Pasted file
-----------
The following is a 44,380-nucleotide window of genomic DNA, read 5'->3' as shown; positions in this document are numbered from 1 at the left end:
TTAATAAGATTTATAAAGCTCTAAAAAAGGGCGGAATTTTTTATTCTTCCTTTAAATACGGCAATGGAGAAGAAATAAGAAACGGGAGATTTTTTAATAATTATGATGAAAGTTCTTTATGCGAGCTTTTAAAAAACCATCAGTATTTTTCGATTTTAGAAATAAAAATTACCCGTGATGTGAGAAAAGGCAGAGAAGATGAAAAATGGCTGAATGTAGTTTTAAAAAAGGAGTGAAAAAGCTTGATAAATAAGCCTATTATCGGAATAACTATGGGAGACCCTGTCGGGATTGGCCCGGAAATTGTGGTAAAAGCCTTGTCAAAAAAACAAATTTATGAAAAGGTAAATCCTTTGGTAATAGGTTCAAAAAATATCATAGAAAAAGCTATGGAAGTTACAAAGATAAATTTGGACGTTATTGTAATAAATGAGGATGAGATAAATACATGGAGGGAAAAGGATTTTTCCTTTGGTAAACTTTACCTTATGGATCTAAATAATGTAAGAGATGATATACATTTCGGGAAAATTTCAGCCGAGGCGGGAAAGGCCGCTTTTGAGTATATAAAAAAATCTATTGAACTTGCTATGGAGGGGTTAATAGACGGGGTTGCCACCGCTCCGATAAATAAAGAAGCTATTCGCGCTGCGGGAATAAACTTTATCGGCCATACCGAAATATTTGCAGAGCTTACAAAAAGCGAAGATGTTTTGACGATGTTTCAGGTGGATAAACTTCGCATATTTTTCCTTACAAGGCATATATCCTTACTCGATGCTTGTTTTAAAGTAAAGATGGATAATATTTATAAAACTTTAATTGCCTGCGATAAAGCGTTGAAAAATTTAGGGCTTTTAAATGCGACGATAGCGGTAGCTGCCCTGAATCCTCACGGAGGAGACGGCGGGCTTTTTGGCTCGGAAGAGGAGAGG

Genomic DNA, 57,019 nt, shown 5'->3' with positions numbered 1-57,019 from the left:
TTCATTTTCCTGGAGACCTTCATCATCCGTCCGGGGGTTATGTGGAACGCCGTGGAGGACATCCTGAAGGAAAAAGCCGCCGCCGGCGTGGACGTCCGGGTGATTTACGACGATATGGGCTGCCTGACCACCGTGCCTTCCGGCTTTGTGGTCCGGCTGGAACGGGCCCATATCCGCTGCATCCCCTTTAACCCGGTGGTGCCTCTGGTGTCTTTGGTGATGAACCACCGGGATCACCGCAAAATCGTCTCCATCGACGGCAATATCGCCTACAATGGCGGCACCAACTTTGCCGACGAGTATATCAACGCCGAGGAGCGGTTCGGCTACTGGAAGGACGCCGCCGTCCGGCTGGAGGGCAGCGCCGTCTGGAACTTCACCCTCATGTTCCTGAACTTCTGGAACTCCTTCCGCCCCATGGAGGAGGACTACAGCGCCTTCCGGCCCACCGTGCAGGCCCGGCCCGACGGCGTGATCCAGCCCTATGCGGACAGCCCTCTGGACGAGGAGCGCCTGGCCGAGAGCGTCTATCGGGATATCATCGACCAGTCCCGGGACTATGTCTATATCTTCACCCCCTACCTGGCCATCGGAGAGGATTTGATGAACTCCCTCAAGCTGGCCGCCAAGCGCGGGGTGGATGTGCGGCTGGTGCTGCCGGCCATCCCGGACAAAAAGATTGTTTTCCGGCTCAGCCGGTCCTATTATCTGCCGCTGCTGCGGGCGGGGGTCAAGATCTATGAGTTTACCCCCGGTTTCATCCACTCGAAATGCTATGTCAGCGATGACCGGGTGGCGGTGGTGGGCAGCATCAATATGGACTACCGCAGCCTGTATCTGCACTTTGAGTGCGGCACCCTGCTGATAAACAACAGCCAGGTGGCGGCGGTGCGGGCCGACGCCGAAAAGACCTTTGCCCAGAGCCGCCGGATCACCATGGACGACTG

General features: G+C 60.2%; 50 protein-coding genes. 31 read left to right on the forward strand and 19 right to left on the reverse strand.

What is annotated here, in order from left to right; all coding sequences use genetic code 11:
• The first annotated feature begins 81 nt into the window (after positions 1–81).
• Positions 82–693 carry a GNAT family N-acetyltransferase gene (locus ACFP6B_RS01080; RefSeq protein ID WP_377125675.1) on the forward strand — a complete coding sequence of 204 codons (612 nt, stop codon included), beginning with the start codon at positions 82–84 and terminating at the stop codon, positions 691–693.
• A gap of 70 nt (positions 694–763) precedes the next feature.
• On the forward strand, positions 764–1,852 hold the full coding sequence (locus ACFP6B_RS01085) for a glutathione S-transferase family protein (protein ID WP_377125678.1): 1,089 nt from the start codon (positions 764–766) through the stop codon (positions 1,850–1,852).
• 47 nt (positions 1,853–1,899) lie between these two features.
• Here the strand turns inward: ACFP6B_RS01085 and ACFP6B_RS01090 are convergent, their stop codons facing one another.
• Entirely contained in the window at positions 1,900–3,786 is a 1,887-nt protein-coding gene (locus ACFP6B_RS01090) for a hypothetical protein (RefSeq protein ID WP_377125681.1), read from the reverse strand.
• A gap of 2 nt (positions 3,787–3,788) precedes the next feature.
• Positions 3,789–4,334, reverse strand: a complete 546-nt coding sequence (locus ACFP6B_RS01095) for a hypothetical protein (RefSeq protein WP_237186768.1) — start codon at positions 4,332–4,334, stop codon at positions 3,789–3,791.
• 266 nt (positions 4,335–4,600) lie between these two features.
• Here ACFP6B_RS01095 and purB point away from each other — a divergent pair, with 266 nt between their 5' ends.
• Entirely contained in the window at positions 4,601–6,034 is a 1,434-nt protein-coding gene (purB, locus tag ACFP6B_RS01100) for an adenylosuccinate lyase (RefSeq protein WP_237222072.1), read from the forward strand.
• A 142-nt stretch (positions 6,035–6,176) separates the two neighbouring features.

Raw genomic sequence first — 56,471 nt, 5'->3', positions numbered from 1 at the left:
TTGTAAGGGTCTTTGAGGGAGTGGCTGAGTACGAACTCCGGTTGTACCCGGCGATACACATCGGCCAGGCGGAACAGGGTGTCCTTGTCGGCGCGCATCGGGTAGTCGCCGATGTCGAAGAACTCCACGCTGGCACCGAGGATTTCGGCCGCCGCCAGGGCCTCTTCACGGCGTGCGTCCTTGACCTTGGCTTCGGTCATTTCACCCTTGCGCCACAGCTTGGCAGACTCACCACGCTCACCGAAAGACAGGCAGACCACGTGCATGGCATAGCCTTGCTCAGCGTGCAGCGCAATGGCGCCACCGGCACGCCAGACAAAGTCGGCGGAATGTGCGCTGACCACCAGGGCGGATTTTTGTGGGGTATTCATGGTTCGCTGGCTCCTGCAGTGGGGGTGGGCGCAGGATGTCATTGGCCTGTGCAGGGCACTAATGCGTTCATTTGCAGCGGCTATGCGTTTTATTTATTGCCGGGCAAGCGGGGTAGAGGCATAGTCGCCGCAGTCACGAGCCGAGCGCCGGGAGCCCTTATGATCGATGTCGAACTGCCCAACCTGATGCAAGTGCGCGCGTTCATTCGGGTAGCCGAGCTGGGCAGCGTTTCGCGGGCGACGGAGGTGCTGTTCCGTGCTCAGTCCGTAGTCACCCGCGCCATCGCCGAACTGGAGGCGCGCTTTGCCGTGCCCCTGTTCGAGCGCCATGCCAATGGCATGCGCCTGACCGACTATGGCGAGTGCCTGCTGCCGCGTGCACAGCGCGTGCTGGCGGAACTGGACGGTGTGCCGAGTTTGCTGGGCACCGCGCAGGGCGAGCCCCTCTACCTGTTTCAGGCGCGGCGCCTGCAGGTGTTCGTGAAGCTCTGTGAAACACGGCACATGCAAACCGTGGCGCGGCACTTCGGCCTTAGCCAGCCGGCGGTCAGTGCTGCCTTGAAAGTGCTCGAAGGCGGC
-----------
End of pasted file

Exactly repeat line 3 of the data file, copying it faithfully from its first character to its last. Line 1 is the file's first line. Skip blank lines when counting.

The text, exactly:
Genomic DNA, 57,019 nt, shown 5'->3' with positions numbered 1-57,019 from the left: